The small group saw their chance and hurried past. Picking up the pace as they looked back to see the ghoul-children dusting themselves off. The school gates were locked, leaving them with a scrabbled climb over the fence. Steps away from the fence Tash stopped and pointed.

From the other side of the bars four blank faces slid into view, unblinking ghoul-children, each with a slight head-tilt of recognition. Each developing the smallest hint of a smile.

Marcus turned on his heel and made for the lane down the side of the school:

“Change of plan. Get out over the front fence. Any way you can. If we get split up, meet at the old graveyard on Church Street. I have an idea.”

They climbed the low fence that led to what Theo and Andrew had known as the ‘junior’ playground; their old playground.

As they set foot on the concrete. Two of the ghoul-children turned from the others and made their way down the hill; that route also led to the front of the school. Marcus saw them:

“OK, guess they’re smarter than I realised. RUN!!!”

James and Tash helped the kids over the locked gate and down the lane to the front. Every person that climbed through the narrow gap gave the ghoul-children more time to get ahead of them.

By the time James had climbed over to join them the other ghoul-children had disappeared too. This plan had flaws. Tash had one question:

“How strong are those things?”

Marcus shrugged:

“Never saw them up against an adult but they are strong. Whatever you do don’t let one grab you. I don’t think you’d get away if it did.”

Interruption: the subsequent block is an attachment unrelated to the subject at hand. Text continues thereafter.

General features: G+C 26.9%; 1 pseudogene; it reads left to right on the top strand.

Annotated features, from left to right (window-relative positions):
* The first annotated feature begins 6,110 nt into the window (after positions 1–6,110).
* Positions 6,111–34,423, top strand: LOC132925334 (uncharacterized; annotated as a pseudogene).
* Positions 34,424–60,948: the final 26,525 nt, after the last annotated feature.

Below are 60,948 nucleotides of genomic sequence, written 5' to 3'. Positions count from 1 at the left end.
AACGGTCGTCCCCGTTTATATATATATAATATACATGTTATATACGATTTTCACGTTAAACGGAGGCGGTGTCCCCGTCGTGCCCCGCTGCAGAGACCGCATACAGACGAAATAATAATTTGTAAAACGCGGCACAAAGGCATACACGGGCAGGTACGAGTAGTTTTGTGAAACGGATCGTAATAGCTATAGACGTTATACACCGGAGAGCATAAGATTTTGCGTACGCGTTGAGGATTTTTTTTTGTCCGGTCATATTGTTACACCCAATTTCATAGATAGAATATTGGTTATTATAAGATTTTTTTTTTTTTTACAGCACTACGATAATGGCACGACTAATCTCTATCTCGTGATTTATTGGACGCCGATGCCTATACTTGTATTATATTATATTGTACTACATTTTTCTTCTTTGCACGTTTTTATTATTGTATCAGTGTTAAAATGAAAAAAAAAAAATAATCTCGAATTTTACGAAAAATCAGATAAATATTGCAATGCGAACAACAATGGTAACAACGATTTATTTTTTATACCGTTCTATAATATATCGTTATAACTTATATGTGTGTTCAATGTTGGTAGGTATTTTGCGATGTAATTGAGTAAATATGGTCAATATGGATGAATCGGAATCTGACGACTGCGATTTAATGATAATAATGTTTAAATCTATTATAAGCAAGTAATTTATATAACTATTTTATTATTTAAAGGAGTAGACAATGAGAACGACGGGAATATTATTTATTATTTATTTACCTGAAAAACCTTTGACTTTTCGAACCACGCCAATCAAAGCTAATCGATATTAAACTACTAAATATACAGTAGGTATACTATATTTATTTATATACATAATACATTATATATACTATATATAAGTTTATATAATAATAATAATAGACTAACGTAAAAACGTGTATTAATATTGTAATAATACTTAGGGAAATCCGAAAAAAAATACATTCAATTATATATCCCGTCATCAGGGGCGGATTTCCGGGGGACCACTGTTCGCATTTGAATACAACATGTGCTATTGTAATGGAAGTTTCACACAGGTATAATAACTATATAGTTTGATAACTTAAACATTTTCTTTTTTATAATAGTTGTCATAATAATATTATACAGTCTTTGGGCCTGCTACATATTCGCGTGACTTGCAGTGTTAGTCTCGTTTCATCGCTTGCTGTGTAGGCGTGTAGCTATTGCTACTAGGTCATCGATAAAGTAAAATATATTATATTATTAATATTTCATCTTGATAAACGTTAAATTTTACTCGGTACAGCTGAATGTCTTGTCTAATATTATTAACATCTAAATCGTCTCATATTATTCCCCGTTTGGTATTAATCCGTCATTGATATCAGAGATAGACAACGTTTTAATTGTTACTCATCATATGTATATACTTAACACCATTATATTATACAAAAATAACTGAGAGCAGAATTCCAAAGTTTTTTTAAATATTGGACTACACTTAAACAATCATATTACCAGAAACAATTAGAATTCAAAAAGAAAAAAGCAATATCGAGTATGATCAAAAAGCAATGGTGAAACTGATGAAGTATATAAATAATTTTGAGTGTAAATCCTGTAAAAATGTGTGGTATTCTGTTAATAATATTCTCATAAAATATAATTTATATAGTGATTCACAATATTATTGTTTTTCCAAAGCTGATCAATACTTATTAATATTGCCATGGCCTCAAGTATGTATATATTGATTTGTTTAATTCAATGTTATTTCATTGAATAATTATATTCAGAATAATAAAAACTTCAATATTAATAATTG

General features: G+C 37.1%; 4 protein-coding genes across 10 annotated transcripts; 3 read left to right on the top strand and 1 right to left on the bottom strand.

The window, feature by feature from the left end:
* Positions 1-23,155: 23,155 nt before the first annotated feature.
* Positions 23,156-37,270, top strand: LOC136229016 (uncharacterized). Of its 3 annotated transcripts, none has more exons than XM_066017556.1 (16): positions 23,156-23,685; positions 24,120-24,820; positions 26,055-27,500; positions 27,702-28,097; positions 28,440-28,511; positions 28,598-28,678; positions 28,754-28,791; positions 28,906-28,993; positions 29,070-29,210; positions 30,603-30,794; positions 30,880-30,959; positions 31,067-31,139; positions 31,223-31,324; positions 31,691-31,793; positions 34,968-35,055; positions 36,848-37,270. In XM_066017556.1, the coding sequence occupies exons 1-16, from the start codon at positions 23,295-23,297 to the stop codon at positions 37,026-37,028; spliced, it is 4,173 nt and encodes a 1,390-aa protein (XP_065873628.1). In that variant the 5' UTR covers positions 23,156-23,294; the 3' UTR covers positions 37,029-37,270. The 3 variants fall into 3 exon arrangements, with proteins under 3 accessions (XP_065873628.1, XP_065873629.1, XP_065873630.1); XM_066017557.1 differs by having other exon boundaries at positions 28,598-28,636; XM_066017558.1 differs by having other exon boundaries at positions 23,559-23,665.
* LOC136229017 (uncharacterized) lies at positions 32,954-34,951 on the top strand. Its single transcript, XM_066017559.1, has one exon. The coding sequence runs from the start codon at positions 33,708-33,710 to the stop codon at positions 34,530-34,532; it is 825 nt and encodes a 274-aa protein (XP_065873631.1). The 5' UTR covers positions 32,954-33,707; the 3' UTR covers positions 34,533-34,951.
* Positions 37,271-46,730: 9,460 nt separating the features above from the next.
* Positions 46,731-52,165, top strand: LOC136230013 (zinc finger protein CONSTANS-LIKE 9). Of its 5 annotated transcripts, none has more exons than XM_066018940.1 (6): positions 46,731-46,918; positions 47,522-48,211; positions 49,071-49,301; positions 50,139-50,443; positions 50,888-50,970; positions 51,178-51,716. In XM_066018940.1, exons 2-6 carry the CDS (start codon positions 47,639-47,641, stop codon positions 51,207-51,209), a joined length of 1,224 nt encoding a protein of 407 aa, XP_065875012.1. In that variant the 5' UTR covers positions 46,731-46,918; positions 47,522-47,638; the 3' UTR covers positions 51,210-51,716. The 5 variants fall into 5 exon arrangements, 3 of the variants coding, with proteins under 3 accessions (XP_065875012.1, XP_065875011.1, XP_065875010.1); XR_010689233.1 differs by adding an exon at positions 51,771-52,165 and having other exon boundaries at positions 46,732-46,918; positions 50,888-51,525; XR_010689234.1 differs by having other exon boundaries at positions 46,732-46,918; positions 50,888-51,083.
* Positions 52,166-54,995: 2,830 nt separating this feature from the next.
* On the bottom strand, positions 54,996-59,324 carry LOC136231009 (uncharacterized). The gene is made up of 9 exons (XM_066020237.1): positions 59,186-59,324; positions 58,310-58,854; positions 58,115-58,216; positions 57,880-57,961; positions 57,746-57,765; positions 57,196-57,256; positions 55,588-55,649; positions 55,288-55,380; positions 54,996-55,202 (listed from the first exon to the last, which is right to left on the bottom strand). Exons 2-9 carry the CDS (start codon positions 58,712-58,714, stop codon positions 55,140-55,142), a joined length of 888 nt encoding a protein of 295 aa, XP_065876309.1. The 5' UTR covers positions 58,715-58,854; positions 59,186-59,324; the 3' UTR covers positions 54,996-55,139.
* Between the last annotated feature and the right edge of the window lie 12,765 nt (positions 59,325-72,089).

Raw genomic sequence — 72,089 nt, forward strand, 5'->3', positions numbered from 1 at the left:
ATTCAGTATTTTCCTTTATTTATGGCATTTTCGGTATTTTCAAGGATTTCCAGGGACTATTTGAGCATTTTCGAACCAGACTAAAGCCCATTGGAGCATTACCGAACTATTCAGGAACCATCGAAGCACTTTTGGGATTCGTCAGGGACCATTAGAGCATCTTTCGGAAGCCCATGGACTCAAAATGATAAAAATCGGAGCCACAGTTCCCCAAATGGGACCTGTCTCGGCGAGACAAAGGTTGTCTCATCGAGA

The first two ghoul-children were there to meet them at the bottom of the lane. Marcus ‘smoked’ them, re-materialising instantly in a pained crouch on the ground:

“Can’t do that again. Like my insides were hanging out. It’s all on you guys now.”

James and Tash raided an old shed that used to contain play equipment for the nursery school. They got an abandoned scooter and a metal bucket. No one wanted to belittle their cache of ‘weapons’ but they all thought it; things could be better.

The other two ghoul-children had placed themselves at the old school gate. The group had no plans of going to the gate though. They laughed at the ghoul-children’s foolishness as they jumped over the low fence.

They heard the giggling before they landed. A group of eight or ten ghoul-children huddled out of sight under the wall. As they jumped down the children grabbed at their clothes, their hair, their ankles.

Tash swung the scooter on it’s axis like some giant, rusty nunchuk. It cracked one of the ghoul-boys right across the head. James whacked one of the ghoul-girls in the hand with the bucket. Her knuckles made an meaty ‘crunch’.

The other ghoul-children closed in. Surrounded by grasping hands on all sides, they were running out of options. Neither adult could swing their weapon without hurting one of their group. Marcus sighed:

“I’m going to try something. It might not work and when I’m done I need one of you to carry me. It’s going to use everything I’ve got.”

The smoke cloud erupted around Marcus again. He vanished from view as black mist closed around their group.

Inside the mist they smelled moss and dampness; clean, natural, and old. Strangely calming in its own way. They felt the sensation of movement and the next thing they knew they were about a half-mile away in Market Park.

The cloud gathered into a pile on the ground. Marcus lay motionless. Louise leaned forward to check on him:

“He’s got no pulse! He isn’t breathing!”

Her mum shushed her:

“He’s a ghost Lou. I don’t think he ever breathes.”

They laughed nervously. Tash crouched down to pick up the boy: